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Heads: You Lose?

If it's not bad enough that soccer players need to worry about the potential of Achilles and MCL/ACL tears, broken metatarsals, and the risk of concussion, European medical experts have determined that the risks of playing the sport now includes impotence.

Heading for disaster? Some footballers might just want to reconsider their game.
Heading for disaster? Some footballers might just want to reconsider their game.

According to a story published last week in 20 Minuten, a daily paper published in Zurich, Switzerland, heading the ball can cause brain damage, which can ultimately result in a diminished libido, shrunken testes, and erectile dysfunction.

The story cites the case of an unnamed player in the German Bundesliga who sought treatment for these same symptoms. Experts at the Max Planck Institute in Munich, Germany were able to determine that repeated heading had damaged the player's pituitary gland to such an extent that his body's ability to produce the sex hormones LH and testosterone were significantly diminished. As the damage is irreversible, the only avenue of treatment is to administer testosterone for the rest of the patient's lifetime.

Medical experts quoted in the article state that the number of balls headed is less significant a factor than the intensity of the impacts suffered over time, and that a single concussion is not sufficient to cause the kind of damage that they witnessed in the case at hand.

The full article (German) is available here. The English translation follows below:

Playing Football Can Cause Impotence

Urologists are warning that too many headers can lead to impotence. That's what's happened to a German professional footballer. But amateurs, too, are at risk.

Those who play football on a regular basis are risking impotence. The example of pro player in the German Bundesliga bears this out. He suffered from a low libido and impotence. Moreover, his testicles had shrunk. The 27-year-old athlete contacted a clinic about the issues he was suffering from.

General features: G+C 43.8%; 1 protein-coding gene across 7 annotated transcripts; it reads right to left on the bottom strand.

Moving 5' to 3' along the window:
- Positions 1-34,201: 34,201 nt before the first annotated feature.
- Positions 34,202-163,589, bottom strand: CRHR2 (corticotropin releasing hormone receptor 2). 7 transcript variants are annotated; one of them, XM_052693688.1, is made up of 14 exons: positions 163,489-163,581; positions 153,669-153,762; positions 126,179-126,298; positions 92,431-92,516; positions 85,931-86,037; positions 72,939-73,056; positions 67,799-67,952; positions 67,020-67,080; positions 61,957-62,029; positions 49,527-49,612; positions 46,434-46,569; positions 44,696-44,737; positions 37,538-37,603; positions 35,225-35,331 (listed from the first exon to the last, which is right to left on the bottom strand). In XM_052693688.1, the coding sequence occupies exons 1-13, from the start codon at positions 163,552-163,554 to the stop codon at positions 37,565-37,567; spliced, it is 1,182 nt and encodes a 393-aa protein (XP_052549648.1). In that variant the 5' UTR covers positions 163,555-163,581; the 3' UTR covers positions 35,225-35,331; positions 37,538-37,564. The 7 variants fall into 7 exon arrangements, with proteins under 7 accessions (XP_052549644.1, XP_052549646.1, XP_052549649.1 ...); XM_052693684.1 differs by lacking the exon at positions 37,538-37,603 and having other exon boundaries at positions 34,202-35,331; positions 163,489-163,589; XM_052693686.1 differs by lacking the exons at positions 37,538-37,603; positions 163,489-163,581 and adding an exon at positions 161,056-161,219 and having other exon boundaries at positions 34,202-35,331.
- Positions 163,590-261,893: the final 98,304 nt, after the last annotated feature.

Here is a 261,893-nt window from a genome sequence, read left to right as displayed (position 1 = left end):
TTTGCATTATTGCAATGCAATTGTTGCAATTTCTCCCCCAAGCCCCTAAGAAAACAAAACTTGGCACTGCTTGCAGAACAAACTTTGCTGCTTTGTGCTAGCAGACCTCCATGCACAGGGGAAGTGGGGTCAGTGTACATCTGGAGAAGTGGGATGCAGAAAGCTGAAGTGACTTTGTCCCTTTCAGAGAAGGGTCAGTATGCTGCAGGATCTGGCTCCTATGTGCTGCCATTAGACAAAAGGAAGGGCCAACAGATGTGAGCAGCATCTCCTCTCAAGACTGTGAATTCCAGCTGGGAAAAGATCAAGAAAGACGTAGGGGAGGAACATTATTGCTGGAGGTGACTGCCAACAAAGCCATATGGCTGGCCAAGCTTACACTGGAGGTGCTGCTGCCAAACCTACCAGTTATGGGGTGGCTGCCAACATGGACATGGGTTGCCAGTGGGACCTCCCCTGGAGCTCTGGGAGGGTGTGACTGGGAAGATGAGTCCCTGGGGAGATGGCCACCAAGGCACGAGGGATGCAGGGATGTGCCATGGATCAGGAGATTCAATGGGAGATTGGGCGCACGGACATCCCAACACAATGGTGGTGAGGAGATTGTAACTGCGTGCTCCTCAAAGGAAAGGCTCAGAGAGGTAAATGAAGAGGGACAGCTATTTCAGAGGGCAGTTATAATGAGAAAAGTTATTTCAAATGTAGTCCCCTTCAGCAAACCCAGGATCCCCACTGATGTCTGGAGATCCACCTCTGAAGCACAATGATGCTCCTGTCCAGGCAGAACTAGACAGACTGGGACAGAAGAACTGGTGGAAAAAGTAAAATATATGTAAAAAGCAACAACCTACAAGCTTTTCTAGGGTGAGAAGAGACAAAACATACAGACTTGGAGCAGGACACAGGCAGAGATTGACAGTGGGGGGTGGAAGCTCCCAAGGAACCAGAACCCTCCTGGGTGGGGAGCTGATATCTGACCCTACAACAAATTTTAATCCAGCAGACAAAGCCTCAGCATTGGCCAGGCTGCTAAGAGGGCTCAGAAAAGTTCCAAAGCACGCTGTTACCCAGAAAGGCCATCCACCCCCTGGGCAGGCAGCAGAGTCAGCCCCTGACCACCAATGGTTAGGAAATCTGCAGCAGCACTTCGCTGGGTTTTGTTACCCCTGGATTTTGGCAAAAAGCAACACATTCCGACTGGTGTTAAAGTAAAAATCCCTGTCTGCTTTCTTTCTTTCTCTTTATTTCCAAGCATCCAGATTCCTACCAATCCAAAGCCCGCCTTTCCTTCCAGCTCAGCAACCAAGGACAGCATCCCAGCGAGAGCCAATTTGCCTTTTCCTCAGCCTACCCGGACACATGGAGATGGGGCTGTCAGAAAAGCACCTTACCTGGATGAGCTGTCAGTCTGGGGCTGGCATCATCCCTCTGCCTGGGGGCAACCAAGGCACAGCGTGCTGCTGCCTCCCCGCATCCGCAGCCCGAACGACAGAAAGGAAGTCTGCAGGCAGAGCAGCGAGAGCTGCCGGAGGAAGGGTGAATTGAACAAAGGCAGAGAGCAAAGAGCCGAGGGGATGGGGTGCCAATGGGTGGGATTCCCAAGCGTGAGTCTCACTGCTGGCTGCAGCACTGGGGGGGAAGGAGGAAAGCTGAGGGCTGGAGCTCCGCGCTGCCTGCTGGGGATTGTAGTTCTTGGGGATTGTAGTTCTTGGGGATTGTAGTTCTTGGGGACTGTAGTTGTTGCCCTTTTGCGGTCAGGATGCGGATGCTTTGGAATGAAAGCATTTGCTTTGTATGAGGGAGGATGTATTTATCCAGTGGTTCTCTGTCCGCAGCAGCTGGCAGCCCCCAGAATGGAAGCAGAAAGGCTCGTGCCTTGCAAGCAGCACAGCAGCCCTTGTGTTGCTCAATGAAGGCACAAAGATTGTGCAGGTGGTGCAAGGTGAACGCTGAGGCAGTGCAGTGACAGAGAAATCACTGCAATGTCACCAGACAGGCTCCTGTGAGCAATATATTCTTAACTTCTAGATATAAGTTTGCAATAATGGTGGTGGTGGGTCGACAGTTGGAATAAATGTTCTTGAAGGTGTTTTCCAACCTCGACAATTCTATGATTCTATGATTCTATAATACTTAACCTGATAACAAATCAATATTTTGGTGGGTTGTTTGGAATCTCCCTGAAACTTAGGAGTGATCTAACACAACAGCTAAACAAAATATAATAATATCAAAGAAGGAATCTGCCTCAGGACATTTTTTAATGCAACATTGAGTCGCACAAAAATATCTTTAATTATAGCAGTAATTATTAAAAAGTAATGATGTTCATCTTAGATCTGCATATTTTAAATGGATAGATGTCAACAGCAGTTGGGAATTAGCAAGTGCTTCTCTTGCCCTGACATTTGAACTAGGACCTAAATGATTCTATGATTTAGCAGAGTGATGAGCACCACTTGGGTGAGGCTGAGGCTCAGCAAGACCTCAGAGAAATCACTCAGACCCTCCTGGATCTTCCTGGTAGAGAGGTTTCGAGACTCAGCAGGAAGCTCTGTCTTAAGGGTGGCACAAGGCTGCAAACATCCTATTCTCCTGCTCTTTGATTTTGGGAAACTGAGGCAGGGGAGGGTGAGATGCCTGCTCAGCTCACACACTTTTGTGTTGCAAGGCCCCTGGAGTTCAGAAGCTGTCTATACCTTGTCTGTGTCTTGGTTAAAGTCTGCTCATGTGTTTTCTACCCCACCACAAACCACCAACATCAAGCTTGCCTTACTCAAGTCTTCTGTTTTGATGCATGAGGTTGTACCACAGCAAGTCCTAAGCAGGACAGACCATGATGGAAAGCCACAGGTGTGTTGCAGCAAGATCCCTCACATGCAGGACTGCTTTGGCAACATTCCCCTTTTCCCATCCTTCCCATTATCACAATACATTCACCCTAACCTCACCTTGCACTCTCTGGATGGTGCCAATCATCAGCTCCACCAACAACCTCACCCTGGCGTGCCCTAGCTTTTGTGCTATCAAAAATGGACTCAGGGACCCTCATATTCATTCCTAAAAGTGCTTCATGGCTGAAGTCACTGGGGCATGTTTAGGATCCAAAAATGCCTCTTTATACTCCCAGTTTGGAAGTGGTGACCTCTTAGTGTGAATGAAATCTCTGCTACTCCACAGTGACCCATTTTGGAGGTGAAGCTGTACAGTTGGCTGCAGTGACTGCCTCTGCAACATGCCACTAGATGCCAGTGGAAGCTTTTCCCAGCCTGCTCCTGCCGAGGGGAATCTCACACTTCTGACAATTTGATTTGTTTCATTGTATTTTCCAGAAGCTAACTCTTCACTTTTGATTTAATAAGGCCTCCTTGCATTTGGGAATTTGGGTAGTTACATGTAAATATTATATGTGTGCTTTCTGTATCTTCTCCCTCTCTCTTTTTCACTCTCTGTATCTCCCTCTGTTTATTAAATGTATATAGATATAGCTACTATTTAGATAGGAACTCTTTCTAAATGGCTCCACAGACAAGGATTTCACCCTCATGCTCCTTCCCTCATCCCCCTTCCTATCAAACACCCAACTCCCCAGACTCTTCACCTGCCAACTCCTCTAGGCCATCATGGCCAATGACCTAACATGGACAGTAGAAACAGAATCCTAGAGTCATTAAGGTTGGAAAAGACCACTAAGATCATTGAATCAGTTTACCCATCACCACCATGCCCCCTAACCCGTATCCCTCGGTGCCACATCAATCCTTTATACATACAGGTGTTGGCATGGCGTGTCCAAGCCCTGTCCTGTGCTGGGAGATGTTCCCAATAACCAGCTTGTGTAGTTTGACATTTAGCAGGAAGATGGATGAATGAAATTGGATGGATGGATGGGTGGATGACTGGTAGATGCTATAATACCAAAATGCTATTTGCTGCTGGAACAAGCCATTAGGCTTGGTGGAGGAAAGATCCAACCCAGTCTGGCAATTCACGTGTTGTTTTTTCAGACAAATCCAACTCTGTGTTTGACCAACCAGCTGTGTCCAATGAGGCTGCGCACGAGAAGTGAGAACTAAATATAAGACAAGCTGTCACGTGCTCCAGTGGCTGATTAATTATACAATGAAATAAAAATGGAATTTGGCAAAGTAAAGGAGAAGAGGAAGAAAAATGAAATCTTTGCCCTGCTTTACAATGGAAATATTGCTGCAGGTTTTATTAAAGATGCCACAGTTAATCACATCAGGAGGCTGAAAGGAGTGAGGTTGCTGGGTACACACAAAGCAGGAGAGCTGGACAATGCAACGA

It was determined that the patient had deficient levels of the sex hormones LH and testosterone. The former is produced by the pituitary gland in the brain, and triggers the production of testosterone in the testes. This, in turn, is responsible for the male sex drive and potency. Doctors at the Max Planck Institute in Munich eventually discovered the cause of his slump: repeated headers had damaged the pro player's pituitary to such a degree that the aforementioned hormones were no longer being produced in sufficient levels.

Amateurs Also at Risk

According to the Medical Tribune, the patient in question has played football since he was seven. Throughout his professional career, he had headed up to 500 balls per week. The resulting impacts to the skull created microscopic injuries to the pituitary gland. "Multiple minor skull-brain trauma can, in fact, lead to impaired cerebral function, which can also affect the pituitary, and thus testicular function," confirmed Michael von Wolff, Head of Gynecological Endocrinology and Reproductive Medicine at Bern University Hospital.

But it's not just professional players who put themselves at risk of impotency when they set foot on the pitch. "It's less a matter of the number of headers than it is of the intensity of the impacts, says Christoph Kraft, a specialist in urology, based in Olten, Switzerland. Amateur players can also suffer such injuries, and thus suffer erectile dysfunction. But a one-off concussion would not enough to cause such symptoms. "It's caused by repeated microscopic brain trauma."

It's not known how many footballers are affected by sports-related impotence. "Defining the risk in terms of numbers is completely impossible, and scientifically unachievable," says Wolff. But it's clear that the damage is irreversible. "A patient with such injuries has to be given testosterone for the rest of their life," says Kraft. It's definitely a rare case. "I've never had to deal with such a case." But Kraft can imagine another sport that could affect potency: boxing. "Here, too, the athletes have to deal with hard impacts to the skull."